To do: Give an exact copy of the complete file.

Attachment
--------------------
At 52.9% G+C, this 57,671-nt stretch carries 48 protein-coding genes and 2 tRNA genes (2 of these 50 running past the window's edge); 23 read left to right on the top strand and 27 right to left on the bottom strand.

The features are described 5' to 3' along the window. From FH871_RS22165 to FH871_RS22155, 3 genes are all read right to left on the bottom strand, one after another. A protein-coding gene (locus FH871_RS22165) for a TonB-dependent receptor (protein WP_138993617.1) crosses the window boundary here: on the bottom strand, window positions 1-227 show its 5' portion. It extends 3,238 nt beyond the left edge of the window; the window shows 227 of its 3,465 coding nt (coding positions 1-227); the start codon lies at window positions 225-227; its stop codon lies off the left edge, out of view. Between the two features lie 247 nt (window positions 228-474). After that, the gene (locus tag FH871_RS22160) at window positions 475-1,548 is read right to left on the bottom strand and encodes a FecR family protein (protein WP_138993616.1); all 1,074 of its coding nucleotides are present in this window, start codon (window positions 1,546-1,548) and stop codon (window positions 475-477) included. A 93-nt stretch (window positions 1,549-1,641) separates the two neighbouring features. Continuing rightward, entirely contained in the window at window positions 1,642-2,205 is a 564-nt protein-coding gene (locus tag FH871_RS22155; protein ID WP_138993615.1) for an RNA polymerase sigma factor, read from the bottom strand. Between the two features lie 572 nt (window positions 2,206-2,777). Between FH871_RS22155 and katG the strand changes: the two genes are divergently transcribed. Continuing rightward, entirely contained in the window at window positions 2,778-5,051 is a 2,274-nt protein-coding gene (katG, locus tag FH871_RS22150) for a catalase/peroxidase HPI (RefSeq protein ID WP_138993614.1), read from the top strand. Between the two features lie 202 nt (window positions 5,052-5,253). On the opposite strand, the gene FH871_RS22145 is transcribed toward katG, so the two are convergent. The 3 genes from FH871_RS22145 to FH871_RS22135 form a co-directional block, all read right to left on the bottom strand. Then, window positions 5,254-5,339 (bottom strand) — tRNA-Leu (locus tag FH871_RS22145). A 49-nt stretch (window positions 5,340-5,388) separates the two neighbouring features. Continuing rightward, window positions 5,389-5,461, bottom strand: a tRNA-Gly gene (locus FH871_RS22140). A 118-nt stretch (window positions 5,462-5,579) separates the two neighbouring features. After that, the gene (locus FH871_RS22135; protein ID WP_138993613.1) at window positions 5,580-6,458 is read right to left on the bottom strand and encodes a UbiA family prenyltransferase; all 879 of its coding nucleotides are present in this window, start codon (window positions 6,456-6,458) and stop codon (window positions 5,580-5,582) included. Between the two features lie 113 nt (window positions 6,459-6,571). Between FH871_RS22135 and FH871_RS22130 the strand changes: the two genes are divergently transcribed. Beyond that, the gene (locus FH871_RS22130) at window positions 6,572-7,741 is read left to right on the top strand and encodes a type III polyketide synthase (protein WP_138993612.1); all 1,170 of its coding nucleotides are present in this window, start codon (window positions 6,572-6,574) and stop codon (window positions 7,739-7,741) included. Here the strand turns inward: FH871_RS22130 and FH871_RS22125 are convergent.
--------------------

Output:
At 52.9% G+C, this 57,671-nt stretch carries 48 protein-coding genes and 2 tRNA genes (2 of these 50 running past the window's edge); 23 read left to right on the top strand and 27 right to left on the bottom strand.

The features are described 5' to 3' along the window. From FH871_RS22165 to FH871_RS22155, 3 genes are all read right to left on the bottom strand, one after another. A protein-coding gene (locus FH871_RS22165) for a TonB-dependent receptor (protein WP_138993617.1) crosses the window boundary here: on the bottom strand, window positions 1-227 show its 5' portion. It extends 3,238 nt beyond the left edge of the window; the window shows 227 of its 3,465 coding nt (coding positions 1-227); the start codon lies at window positions 225-227; its stop codon lies off the left edge, out of view. Between the two features lie 247 nt (window positions 228-474). After that, the gene (locus tag FH871_RS22160) at window positions 475-1,548 is read right to left on the bottom strand and encodes a FecR family protein (protein WP_138993616.1); all 1,074 of its coding nucleotides are present in this window, start codon (window positions 1,546-1,548) and stop codon (window positions 475-477) included. A 93-nt stretch (window positions 1,549-1,641) separates the two neighbouring features. Continuing rightward, entirely contained in the window at window positions 1,642-2,205 is a 564-nt protein-coding gene (locus tag FH871_RS22155; protein ID WP_138993615.1) for an RNA polymerase sigma factor, read from the bottom strand. Between the two features lie 572 nt (window positions 2,206-2,777). Between FH871_RS22155 and katG the strand changes: the two genes are divergently transcribed. Continuing rightward, entirely contained in the window at window positions 2,778-5,051 is a 2,274-nt protein-coding gene (katG, locus tag FH871_RS22150) for a catalase/peroxidase HPI (RefSeq protein ID WP_138993614.1), read from the top strand. Between the two features lie 202 nt (window positions 5,052-5,253). On the opposite strand, the gene FH871_RS22145 is transcribed toward katG, so the two are convergent. The 3 genes from FH871_RS22145 to FH871_RS22135 form a co-directional block, all read right to left on the bottom strand. Then, window positions 5,254-5,339 (bottom strand) — tRNA-Leu (locus tag FH871_RS22145). A 49-nt stretch (window positions 5,340-5,388) separates the two neighbouring features. Continuing rightward, window positions 5,389-5,461, bottom strand: a tRNA-Gly gene (locus FH871_RS22140). A 118-nt stretch (window positions 5,462-5,579) separates the two neighbouring features. After that, the gene (locus FH871_RS22135; protein ID WP_138993613.1) at window positions 5,580-6,458 is read right to left on the bottom strand and encodes a UbiA family prenyltransferase; all 879 of its coding nucleotides are present in this window, start codon (window positions 6,456-6,458) and stop codon (window positions 5,580-5,582) included. Between the two features lie 113 nt (window positions 6,459-6,571). Between FH871_RS22135 and FH871_RS22130 the strand changes: the two genes are divergently transcribed. Beyond that, the gene (locus FH871_RS22130) at window positions 6,572-7,741 is read left to right on the top strand and encodes a type III polyketide synthase (protein WP_138993612.1); all 1,170 of its coding nucleotides are present in this window, start codon (window positions 6,572-6,574) and stop codon (window positions 7,739-7,741) included. Here the strand turns inward: FH871_RS22130 and FH871_RS22125 are convergent.